Beloved by many, and critiqued by some, billionaire Warren Buffet clearly knows how to succeed financially. He is considered to be one of the greatest investors to ever live. One of the many reasons he is respected among those seeking to increase their net worth is by following what many consider to be "common sense" principles when it comes to investing in the stock market.

Author Bo Bennett compiled a few of the ideas that have contributed to Buffet's success:

Patience is not only a virtue, it can help you be more successful. Believe it or not, Buffet was only eleven years old when he bought his first shares of Cities Service Preferred. He bought only three, at $38 per share. Soon after those shares dropped to $27. Yikes. Obviously, he was stressed about this BUT he did not panic. He was patient enough to wait until the shares got back up to $40 each, and then sold them.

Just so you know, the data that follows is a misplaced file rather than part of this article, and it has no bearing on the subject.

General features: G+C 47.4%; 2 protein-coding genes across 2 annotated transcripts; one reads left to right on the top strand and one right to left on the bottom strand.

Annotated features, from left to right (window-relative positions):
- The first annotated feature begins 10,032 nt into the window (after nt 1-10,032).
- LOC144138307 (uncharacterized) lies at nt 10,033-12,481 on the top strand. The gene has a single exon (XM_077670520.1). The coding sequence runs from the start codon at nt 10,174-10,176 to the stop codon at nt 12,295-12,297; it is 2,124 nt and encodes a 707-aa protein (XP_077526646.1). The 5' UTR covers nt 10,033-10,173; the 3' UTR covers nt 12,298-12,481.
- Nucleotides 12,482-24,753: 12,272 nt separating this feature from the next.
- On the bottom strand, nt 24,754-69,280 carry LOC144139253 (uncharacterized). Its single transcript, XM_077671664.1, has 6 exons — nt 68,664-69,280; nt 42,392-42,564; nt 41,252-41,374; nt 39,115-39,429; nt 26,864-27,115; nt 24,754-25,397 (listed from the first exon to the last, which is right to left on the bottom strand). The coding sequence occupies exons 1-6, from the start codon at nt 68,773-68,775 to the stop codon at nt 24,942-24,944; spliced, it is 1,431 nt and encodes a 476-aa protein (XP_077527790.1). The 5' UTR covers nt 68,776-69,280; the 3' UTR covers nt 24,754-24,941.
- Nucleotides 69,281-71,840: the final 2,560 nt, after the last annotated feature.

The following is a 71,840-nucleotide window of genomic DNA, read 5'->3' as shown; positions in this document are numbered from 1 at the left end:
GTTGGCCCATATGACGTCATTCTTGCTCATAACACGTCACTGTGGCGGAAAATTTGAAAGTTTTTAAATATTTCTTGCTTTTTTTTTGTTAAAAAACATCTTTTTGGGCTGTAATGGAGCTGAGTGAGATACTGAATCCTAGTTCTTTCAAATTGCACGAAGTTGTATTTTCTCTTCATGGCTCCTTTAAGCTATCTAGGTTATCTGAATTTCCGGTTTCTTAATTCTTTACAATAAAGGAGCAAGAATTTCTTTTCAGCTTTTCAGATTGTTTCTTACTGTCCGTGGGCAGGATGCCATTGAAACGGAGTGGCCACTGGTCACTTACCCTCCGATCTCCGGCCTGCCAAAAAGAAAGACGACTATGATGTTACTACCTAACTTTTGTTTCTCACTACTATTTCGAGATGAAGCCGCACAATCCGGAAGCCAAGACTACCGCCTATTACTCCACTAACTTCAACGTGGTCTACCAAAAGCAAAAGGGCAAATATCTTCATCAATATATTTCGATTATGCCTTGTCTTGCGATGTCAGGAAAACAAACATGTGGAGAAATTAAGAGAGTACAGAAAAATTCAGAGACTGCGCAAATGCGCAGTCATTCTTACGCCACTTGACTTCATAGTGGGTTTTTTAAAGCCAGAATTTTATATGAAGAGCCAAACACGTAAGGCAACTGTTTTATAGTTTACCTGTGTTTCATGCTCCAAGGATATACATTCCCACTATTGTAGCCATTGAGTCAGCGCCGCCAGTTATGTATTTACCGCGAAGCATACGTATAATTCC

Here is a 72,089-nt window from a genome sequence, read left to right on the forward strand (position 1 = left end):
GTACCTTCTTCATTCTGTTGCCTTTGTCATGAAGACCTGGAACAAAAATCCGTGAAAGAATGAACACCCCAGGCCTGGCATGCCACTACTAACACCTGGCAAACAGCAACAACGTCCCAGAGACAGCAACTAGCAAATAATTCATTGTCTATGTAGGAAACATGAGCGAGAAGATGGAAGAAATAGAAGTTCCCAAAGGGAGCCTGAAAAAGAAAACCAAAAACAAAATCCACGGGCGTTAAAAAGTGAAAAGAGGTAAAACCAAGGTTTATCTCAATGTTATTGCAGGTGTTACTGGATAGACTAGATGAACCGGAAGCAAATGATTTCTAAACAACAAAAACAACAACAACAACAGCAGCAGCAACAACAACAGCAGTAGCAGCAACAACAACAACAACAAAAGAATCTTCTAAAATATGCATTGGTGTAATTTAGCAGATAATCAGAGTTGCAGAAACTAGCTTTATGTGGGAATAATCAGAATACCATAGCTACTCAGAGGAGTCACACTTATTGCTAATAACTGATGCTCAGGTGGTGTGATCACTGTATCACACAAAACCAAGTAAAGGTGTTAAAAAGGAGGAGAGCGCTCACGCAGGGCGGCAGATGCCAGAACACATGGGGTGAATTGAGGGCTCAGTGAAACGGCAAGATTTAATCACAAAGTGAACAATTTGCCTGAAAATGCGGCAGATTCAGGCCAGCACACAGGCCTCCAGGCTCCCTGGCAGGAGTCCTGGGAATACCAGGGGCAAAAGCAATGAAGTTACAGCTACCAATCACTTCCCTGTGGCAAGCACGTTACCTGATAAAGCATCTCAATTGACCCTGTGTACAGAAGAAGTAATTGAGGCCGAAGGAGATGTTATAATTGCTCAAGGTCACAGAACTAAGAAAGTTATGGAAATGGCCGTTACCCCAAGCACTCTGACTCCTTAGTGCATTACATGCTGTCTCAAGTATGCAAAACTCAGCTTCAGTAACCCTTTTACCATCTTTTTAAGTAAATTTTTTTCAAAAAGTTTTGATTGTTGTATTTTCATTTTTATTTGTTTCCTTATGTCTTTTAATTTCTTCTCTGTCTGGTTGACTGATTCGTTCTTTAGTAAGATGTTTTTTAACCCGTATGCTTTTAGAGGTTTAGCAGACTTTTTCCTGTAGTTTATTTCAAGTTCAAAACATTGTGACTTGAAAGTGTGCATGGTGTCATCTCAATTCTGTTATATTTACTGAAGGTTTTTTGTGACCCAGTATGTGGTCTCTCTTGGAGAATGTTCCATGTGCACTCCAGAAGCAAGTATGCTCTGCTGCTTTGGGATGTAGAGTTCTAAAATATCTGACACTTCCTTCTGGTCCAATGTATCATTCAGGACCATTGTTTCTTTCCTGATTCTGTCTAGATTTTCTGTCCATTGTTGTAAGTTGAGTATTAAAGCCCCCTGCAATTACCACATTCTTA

So he didn't lose money, true. However, Buffet reflects back now and wishes he had even more patience. Not long after, the stock had a boom and rose to $200 per share in price. He learned to really, really embrace patience after that.

If you want to be successful, don't be deterred by rejection. Buffet was rejected from Harvard Business School for being "too young." Undeterred, he then applied to Columbia. During his education there, he was taught by two famed investors, Ben Graham and David Dodd, who would influence and change his life forever. Had he been accepted to Harvard, he'd never have received their instruction.

"Feel the fear, and do it anyway." Although not a quote from Buffet, it certainly applies. Buffet used to be terrified of public speaking. Yet, he knew this would be a critical part of his future success. Rather than just sit marinating in the fear, he opted to take action and enroll in a course that would help him build confidence and alleviate that fear.

Obviously, there is much more wisdom to glean from masters like Warren Buffet. See the video above to watch an excellent discussion between him and Bill Gates, arguably someone else you may find compelling in your quest for success.

What else might you add to this list?